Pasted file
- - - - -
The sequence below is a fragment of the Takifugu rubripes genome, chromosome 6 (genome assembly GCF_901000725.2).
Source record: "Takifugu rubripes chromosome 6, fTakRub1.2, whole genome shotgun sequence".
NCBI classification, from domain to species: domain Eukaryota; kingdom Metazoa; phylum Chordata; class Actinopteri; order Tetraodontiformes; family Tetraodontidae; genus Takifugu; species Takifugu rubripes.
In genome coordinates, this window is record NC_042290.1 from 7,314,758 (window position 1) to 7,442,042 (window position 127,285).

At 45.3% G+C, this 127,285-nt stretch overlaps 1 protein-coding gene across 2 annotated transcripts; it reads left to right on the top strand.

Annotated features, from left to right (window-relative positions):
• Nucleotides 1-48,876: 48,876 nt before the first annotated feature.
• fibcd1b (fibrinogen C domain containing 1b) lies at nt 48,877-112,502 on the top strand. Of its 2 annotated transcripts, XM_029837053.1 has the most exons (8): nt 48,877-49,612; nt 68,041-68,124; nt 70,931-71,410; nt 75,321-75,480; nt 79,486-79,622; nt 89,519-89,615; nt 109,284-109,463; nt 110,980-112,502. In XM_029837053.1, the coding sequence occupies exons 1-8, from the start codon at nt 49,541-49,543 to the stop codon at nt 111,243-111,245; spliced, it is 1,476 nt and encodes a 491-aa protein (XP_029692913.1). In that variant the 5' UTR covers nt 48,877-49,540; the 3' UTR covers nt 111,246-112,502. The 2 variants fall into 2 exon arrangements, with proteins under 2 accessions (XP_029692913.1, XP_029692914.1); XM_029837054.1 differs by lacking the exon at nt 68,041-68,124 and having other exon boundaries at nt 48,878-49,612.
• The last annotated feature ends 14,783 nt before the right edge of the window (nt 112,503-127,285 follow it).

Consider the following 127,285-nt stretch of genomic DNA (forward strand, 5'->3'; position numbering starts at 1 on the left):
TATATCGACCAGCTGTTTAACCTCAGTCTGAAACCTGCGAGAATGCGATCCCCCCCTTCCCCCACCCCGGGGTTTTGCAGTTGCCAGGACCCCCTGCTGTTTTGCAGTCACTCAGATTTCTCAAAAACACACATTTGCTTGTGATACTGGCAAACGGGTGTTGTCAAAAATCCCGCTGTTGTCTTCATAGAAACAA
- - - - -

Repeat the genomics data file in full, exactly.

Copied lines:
The sequence below is a fragment of the Takifugu rubripes genome, chromosome 6 (genome assembly GCF_901000725.2).
Source record: "Takifugu rubripes chromosome 6, fTakRub1.2, whole genome shotgun sequence".
NCBI classification, from domain to species: domain Eukaryota; kingdom Metazoa; phylum Chordata; class Actinopteri; order Tetraodontiformes; family Tetraodontidae; genus Takifugu; species Takifugu rubripes.
In genome coordinates, this window is record NC_042290.1 from 7,314,758 (window position 1) to 7,442,042 (window position 127,285).

At 45.3% G+C, this 127,285-nt stretch overlaps 1 protein-coding gene across 2 annotated transcripts; it reads left to right on the top strand.

Annotated features, from left to right (window-relative positions):
• Nucleotides 1-48,876: 48,876 nt before the first annotated feature.
• fibcd1b (fibrinogen C domain containing 1b) lies at nt 48,877-112,502 on the top strand. Of its 2 annotated transcripts, XM_029837053.1 has the most exons (8): nt 48,877-49,612; nt 68,041-68,124; nt 70,931-71,410; nt 75,321-75,480; nt 79,486-79,622; nt 89,519-89,615; nt 109,284-109,463; nt 110,980-112,502. In XM_029837053.1, the coding sequence occupies exons 1-8, from the start codon at nt 49,541-49,543 to the stop codon at nt 111,243-111,245; spliced, it is 1,476 nt and encodes a 491-aa protein (XP_029692913.1). In that variant the 5' UTR covers nt 48,877-49,540; the 3' UTR covers nt 111,246-112,502. The 2 variants fall into 2 exon arrangements, with proteins under 2 accessions (XP_029692913.1, XP_029692914.1); XM_029837054.1 differs by lacking the exon at nt 68,041-68,124 and having other exon boundaries at nt 48,878-49,612.
• The last annotated feature ends 14,783 nt before the right edge of the window (nt 112,503-127,285 follow it).

Consider the following 127,285-nt stretch of genomic DNA (forward strand, 5'->3'; position numbering starts at 1 on the left):
TATATCGACCAGCTGTTTAACCTCAGTCTGAAACCTGCGAGAATGCGATCCCCCCCTTCCCCCACCCCGGGGTTTTGCAGTTGCCAGGACCCCCTGCTGTTTTGCAGTCACTCAGATTTCTCAAAAACACACATTTGCTTGTGATACTGGCAAACGGGTGTTGTCAAAAATCCCGCTGTTGTCTTCATAGAAACAA